Sunday was a great day. I woke up before the family and decided to take a walk around the restoration before the crowds arrived. Rest assured, there are no crowds at 7:00AM. It wasn’t until about 7:30AM that the occasional jogger or dog owner strolled by. I was able to take photos galore of anything that caught my eye without having to jockey for room or wait for tourists to pass.
I was back at the Brick House Tavern Shop by 8:15AM at which point the family started to stir. My hubby was at the Raleigh Tavern Bakery with one of the girls at 9AM, making them the first customers of the day, and brought back apple turnovers for the ladies, and a buttermilk biscuit with ham for himself. Everything was delicious and small but more than sufficient, which made me feel less guilty after eating mine.
We took a final walk around the restoration, stopping here and there to photograph the buildings that he and two of the girls had visited the night before on the haunted tavern tour. At 11AM we checked out and were on our way to Jamestown. The haunted tavern tour is great fun for the stout of heart. I wish he had not told me that the building next to ours is purportedly haunted as it put a crimp in my slumber. This painting kept me up until at last I passed out.
That said, the Williamsburg restoration is a great way to teach your kids (and personally learn) American history. It is several blocks long and wide, with all kinds of activities and and “hands-on” opportunities to appreciate what life was like. And beware if you are not with the cause! This would be your fate!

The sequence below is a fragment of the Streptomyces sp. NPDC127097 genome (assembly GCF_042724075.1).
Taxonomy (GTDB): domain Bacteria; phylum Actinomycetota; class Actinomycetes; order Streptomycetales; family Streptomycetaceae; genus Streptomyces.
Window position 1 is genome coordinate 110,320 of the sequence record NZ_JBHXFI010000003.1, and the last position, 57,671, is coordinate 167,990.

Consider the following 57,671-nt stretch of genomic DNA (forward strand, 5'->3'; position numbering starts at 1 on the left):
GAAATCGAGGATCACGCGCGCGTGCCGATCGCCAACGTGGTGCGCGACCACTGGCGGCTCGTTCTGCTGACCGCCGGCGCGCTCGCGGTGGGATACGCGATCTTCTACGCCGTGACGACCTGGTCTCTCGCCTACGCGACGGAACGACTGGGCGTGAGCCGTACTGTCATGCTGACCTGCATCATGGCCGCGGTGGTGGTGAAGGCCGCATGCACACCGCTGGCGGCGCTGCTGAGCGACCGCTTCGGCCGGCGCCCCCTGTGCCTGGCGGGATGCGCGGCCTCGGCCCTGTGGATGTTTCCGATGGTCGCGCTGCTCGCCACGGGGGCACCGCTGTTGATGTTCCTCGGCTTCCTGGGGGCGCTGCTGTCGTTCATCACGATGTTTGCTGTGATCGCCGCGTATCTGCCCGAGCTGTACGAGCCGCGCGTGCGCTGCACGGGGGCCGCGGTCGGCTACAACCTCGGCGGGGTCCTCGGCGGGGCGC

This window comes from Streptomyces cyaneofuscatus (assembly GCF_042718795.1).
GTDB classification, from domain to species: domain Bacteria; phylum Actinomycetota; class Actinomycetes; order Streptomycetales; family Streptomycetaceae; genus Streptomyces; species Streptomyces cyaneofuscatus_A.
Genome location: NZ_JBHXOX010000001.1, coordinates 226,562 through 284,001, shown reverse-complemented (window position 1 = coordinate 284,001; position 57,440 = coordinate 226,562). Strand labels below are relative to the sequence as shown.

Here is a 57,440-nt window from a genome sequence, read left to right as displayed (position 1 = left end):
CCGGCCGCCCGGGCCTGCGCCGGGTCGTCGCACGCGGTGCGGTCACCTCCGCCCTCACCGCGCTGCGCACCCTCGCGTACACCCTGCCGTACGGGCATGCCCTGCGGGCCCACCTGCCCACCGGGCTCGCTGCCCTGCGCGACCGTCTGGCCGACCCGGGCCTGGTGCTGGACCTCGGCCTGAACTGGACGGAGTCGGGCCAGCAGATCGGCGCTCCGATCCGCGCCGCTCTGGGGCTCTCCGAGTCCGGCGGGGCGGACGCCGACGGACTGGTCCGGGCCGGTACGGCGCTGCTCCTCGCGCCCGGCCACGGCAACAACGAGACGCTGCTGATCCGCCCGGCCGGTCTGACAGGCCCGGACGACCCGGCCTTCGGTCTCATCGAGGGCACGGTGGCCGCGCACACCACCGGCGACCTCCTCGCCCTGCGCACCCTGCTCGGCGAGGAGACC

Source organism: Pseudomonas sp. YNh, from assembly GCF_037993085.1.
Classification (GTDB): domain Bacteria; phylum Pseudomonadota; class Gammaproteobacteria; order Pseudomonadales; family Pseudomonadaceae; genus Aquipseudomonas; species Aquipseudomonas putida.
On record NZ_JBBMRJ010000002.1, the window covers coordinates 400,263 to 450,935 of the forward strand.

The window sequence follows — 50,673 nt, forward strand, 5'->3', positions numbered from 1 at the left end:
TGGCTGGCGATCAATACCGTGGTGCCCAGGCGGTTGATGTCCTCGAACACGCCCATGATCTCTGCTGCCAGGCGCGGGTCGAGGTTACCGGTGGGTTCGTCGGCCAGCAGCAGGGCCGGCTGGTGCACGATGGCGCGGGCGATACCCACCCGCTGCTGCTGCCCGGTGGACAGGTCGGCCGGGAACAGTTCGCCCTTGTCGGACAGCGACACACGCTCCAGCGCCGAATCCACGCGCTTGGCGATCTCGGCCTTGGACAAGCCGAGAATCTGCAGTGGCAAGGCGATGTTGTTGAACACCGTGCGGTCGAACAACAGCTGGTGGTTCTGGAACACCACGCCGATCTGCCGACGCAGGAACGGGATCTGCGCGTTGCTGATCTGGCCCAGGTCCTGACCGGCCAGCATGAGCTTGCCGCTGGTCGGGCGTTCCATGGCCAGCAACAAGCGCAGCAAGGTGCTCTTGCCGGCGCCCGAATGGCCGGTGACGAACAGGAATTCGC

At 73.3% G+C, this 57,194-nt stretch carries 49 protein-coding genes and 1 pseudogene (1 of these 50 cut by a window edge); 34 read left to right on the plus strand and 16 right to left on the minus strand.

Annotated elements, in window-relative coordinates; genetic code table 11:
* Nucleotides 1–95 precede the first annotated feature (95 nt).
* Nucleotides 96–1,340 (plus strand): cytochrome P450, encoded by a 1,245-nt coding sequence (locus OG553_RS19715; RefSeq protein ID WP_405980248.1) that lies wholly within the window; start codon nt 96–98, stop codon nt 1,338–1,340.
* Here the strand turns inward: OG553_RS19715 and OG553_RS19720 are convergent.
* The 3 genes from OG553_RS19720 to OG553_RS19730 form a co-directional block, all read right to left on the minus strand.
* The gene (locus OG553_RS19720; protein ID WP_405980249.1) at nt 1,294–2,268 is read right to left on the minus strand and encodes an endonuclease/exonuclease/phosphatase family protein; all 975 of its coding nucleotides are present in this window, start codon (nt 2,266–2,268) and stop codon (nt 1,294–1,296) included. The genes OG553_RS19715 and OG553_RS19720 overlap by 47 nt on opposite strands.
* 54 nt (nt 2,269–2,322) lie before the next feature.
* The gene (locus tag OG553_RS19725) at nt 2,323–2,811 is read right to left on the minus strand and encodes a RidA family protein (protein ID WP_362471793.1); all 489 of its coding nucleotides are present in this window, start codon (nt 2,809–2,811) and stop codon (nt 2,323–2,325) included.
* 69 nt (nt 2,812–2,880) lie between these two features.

After leaving Williamsburg we moved on to the Jamestown Settlement.
Quite sincerely, of all the places run by the National Park Service that I have visited, this is now my favorite. Up until this point my favorite National Park had been the site of the Lost Colony of Roanoke. Though not the largest National Park that we have been to, it won a special place in my heart for being the location of the first history lesson that I can remember from my grammar school days. Roanoke may have been the first colony… but Jamestown is the first successful English colony having been founded in 1607.
There is a sad quality to Roanoke, but a joyful one for me in Jamestown. To visit the site where Captain John Smith and Pocahontas made American history and to remember my 2nd grade lessons (and Pocahontas costume) brought me joy. It was striking to stand next to reincarnations of the palisades the colonists built, and impressive to see what their size actually was. I am happy that my girls are now able to distinguish the reality of life in this small settlement as opposed to the Disney version in the movie Pocahontas.
It was fascinating to see the position of the colony between the James River, the marshes and the woods. It is incredible to think that upon arriving these men and women did not have a home in which to rest in but just more work and trees to fell to create a ring of wood that might protect them from what lied beyond the swamp and river. The museum complementing the location put history into perspective, but walking on the grounds where they created their new life, built their church and set the groundwork for freedom was surreal.
We spent longer than we had intended to there. It was easy to lose track of time there. But we left at 1:00 and made it to the Wright Brothers Memorial Bridge by 3:30, including a stop for lunch. We were so happy that there was no traffic on Route NC 158. Last year we got slammed in traffic there at about the same time of day, but it was a Saturday.
A Sunday check-in on OBX (that’s the Outer Banks) is a welcome thing!
More to come!